Identifying Amniotic Band Syndrome: Signs and Symptoms
Amniotic Band Syndrome (ABS) is a disorder present in the newborn infant in which constriction rings or bands, causing soft tissue depressions, encircle digits, extremities, or limbs and sometimes the neck, thorax, or abdomen. They may be associated with intrauterine amputations (Gray Laboratory Cancer Research Trust, 1999).
What are the causes and effects of Amniotic Band Syndrome?
Amniotic Band Syndrome occurs when the unborn baby (fetus) becomes entangled in fibrous string-like amniotic bands in the womb, restricting blood flow and affecting the baby’s development.
Amniotic Band Syndrome can cause a number of different birth defects depending on which body part(s) is affected. If a band wraps tightly around a limb, the limb can actually be completely amputated. The baby may be born missing fingers, toes, part of an arm or leg. If the band is across the baby’s face it can cause a cleft lip and palate. In a large number of cases the baby is also born with clubfeet. ABS is also the cause of numerous miscarriages, such as when a band becomes wrapped around the umbilical cord.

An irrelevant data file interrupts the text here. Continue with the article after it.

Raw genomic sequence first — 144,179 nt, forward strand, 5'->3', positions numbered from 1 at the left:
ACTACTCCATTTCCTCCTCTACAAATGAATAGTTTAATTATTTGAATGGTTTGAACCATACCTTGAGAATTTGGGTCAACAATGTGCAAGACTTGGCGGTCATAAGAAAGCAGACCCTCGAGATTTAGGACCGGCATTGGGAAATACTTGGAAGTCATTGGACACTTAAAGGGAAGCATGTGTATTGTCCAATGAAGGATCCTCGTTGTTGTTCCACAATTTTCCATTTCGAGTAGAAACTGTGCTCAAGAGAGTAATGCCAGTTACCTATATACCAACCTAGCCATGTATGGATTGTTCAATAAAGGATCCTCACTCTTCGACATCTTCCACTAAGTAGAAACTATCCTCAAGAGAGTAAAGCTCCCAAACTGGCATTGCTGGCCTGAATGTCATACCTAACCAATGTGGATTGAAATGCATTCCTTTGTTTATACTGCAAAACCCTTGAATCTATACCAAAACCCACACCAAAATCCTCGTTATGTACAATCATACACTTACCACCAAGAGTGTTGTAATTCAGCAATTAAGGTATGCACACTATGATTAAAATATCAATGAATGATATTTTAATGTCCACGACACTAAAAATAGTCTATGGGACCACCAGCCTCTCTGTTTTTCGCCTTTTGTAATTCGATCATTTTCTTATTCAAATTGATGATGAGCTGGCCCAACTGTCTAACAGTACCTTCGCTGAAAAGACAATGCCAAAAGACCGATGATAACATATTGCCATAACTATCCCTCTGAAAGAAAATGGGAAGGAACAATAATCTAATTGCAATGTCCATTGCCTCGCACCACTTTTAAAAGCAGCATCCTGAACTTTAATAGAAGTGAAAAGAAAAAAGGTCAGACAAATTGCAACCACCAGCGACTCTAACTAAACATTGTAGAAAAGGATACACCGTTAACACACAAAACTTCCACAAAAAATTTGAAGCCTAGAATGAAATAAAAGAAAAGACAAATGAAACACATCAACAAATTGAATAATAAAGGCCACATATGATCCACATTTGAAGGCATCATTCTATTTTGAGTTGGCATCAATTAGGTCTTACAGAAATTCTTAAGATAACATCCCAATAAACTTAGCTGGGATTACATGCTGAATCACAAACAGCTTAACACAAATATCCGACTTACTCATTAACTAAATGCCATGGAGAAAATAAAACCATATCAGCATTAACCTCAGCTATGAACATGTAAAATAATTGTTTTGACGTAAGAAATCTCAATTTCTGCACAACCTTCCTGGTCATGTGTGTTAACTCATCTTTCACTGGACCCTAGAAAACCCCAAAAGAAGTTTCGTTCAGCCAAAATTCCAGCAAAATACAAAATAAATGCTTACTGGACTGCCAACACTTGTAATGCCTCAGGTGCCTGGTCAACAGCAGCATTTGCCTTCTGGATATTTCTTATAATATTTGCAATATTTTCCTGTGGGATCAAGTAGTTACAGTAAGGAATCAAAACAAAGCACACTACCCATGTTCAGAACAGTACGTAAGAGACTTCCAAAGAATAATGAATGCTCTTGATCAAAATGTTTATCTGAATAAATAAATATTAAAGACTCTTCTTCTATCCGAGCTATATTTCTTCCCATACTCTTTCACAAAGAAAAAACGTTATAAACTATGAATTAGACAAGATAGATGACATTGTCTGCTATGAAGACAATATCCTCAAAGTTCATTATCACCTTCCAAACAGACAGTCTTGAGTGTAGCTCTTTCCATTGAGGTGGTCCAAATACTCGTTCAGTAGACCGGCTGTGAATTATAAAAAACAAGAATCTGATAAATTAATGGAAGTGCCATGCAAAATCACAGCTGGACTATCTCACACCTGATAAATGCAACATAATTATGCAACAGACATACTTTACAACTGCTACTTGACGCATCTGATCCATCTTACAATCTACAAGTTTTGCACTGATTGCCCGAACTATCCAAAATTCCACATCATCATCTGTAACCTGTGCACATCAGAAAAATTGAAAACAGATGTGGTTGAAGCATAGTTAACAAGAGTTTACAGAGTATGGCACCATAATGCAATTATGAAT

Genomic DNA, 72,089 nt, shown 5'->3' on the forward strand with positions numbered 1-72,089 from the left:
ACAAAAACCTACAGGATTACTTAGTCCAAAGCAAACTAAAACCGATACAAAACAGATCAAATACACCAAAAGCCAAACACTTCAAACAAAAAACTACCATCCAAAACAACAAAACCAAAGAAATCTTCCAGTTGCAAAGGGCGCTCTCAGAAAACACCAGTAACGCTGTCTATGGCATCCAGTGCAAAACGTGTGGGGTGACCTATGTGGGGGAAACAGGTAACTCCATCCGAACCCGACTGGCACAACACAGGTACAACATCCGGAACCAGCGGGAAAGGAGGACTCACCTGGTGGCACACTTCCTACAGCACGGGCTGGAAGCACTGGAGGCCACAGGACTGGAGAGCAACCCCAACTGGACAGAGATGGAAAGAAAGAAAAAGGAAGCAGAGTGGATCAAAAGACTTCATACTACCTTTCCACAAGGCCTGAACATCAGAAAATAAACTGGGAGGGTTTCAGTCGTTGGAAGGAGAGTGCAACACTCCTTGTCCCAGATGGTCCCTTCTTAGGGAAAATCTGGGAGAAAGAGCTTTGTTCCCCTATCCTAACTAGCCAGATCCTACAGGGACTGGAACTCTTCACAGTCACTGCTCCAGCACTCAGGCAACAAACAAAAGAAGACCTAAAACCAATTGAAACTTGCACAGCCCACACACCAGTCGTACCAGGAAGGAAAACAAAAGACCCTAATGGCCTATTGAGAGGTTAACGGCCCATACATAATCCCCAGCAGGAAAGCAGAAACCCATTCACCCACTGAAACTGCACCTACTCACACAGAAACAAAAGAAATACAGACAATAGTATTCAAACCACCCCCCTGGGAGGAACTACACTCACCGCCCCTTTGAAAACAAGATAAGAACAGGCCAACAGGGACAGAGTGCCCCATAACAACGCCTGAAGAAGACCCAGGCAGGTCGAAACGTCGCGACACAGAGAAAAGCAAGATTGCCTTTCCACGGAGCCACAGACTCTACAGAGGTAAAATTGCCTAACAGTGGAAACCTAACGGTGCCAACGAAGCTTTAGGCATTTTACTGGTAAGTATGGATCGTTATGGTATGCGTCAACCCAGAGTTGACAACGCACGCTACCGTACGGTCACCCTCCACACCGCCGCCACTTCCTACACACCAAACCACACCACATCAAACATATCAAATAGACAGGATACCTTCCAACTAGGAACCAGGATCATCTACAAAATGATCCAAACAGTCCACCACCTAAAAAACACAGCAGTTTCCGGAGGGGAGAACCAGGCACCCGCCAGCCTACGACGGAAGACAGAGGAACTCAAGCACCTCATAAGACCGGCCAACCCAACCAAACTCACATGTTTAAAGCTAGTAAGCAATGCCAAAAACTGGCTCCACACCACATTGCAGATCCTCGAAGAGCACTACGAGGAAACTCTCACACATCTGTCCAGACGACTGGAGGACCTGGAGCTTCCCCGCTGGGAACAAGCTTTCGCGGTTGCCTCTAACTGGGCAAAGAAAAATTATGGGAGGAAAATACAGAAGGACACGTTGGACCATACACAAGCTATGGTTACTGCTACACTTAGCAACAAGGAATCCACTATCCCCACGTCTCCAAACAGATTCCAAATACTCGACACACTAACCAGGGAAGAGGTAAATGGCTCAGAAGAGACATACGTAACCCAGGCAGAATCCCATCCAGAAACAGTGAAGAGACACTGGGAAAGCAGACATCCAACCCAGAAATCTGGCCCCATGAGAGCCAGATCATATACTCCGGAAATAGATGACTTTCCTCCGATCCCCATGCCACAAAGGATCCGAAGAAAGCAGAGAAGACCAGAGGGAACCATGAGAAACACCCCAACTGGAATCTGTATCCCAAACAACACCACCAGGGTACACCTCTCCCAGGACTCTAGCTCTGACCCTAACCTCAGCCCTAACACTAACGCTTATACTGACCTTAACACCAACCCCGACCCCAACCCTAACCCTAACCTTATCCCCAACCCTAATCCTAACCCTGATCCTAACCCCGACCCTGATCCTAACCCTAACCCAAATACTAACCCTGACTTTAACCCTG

ABS occurs randomly. It’s not genetic, nor is it caused by anything a pregnant Mom did or didn’t do during pregnancy. To date, no prenatal factors have been associated with ABS. It is extremely unlikely that ABS will affect a future pregnancy.
If you have a free moment, listen to myFace Star, Claudia, sing her moving rendition of “Hallelujah.” She lives with Amniotic Band Syndrome.